What a gift for life . . . And what a joy it was to visit Millie in the day-after glow of her 98th birthday on January 30. “Come in, come in,” she bid us, welcoming our interview as though we were old friends dropping in for coffee and chitchat.
Amidst the flower bouquets and balloons giving her cozy apartment the appearance of the backstage dressing room of the star on opening night, we find Millie, elegantly dressed and seated comfortably in a sunlit chair in the living room. “I’m still on a high from yesterday,” she tells us. “Ten grandchildren and 13 great grandchildren, and yesterday, on my birthday, I heard from every one of them. Cards, calls, tributes! My family hosted a luncheon in my honor. There were three birthday cakes, can you imagine? One person brought in a seven-layer cake – a whole loaf decorated with Happy Birthday on top, I’ve never seen anything like it.”
Living well, going strong, in remarkably good health and with her memory sharp, Millie has every reason to celebrate. “I’ve had a lot of naches (the Yiddish word for pride and joy) in my life,” she says. “I have had a wonderful family life, married for 76 years to Aaron of blessed memory. Aaron lived to nearly 105 and he always used to say, ‘I’ve lived to see all my dreams come true.’ And now I say that too. I’ve lived to see all that my children have accomplished and, beyond that, I now see the next generation coming up, all just as hard-working and accomplished as their fathers and mothers.”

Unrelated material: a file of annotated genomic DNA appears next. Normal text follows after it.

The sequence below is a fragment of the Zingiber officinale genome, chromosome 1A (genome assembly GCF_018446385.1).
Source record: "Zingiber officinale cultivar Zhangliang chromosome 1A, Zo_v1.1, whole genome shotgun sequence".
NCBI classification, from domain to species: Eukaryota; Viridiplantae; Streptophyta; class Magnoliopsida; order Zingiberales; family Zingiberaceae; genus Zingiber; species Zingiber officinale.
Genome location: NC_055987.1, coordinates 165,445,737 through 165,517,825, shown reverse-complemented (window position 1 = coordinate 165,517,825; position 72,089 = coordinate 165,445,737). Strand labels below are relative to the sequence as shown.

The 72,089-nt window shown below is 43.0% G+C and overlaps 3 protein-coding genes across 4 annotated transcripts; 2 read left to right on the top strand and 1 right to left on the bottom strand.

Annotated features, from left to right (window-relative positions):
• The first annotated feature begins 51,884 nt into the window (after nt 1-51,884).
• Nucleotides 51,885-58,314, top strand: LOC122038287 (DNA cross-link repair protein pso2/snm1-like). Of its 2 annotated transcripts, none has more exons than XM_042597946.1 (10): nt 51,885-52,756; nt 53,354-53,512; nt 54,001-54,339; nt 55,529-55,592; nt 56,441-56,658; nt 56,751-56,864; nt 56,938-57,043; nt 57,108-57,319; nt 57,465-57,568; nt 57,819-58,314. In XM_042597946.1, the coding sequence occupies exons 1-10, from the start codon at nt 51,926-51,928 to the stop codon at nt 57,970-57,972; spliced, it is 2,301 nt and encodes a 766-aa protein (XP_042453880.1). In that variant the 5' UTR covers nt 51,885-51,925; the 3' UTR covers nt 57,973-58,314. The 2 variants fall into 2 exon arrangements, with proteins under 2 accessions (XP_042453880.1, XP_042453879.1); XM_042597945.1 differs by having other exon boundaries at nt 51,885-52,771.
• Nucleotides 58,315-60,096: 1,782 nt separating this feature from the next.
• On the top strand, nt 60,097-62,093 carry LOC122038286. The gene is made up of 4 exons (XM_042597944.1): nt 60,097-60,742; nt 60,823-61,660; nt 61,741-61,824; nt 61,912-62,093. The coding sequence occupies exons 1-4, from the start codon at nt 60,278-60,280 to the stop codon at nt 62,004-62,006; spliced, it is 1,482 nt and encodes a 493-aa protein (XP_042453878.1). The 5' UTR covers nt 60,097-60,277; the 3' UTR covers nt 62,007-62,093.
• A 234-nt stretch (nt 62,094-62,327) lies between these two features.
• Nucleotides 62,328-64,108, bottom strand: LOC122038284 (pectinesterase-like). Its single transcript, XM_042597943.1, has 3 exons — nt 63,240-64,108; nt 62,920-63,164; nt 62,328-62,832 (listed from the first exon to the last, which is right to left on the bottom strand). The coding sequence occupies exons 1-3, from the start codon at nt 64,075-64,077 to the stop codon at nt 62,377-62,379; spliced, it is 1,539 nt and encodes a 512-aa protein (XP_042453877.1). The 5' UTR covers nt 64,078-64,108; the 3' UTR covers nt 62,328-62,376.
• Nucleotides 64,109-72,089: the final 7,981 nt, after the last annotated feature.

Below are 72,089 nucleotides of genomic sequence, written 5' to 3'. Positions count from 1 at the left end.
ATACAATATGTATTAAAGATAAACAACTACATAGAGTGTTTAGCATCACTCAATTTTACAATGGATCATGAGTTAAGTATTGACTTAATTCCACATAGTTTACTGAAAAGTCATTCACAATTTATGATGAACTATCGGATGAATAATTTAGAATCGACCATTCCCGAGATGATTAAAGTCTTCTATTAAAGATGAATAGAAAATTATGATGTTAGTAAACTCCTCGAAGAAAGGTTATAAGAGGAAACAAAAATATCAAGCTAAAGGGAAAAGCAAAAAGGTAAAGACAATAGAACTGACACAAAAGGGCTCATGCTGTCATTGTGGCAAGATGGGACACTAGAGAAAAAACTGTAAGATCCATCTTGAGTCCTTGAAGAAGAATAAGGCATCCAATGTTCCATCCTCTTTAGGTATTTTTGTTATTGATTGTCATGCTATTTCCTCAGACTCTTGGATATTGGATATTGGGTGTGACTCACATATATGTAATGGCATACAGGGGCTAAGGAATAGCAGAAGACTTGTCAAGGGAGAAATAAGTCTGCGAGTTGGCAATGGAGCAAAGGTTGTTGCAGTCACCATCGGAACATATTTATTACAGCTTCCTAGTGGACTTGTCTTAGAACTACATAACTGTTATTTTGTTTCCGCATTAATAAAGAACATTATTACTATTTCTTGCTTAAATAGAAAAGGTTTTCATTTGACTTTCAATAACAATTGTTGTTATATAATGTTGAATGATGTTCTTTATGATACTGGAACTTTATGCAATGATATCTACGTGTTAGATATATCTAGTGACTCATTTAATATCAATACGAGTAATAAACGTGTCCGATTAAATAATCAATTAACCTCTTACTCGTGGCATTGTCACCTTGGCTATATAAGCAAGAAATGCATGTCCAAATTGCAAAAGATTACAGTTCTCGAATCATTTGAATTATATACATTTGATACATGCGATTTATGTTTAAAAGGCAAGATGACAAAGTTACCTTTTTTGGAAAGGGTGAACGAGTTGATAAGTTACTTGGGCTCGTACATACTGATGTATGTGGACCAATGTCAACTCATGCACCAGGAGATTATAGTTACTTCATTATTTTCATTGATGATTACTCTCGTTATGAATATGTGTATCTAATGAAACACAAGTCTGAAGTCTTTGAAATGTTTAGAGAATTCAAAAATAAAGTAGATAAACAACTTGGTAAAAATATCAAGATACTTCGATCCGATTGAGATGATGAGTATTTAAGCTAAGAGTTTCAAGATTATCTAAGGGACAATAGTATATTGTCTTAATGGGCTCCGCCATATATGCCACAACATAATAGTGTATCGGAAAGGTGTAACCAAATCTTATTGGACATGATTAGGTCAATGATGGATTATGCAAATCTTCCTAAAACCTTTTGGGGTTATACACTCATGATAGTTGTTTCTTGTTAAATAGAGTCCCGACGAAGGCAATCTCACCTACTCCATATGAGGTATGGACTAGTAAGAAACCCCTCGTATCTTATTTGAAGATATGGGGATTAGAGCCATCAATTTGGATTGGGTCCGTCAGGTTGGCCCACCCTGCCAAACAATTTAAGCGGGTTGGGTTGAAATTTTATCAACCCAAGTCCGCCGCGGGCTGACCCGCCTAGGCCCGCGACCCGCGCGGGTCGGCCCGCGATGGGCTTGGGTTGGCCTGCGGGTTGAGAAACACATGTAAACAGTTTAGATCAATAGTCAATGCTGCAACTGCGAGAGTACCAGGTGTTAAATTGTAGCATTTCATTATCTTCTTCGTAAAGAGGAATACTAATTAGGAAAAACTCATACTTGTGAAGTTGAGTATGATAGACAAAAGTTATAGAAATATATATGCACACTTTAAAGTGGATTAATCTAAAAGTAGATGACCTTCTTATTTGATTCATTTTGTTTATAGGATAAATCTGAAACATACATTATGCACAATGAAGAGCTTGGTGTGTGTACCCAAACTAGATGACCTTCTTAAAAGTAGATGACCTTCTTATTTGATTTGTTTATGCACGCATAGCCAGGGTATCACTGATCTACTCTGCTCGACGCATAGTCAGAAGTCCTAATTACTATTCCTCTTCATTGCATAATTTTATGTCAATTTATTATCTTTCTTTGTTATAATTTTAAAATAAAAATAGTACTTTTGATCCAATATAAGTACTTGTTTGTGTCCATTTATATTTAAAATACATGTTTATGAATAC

Millie and Aaron’s story began in 1939 in the retail hub of Michigan Avenue in Detroit. The daughter of Rose and David Schuff, Millie worked in her family millinery shop. She was 17 when she met Aaron, the enterprising young furniture salesman, at a store opening event. “He was the furniture store; I was the hat store girl next door. Aaron thought I was the most gorgeous thing walking and started sending me flowers,” said Millie with a twinkle in her eye. “We married in June 1940, five years to the day after he came to the U.S. Aaron believed in hard work, spoke eight languages and understood how to take care of people. Out of the 18 furniture stores on our block, my husband was the top salesman. All the stores were after him. Six months after we got married, he went into business on his own, started Senate Furniture and had a tremendous following. People would wait an hour to see him.”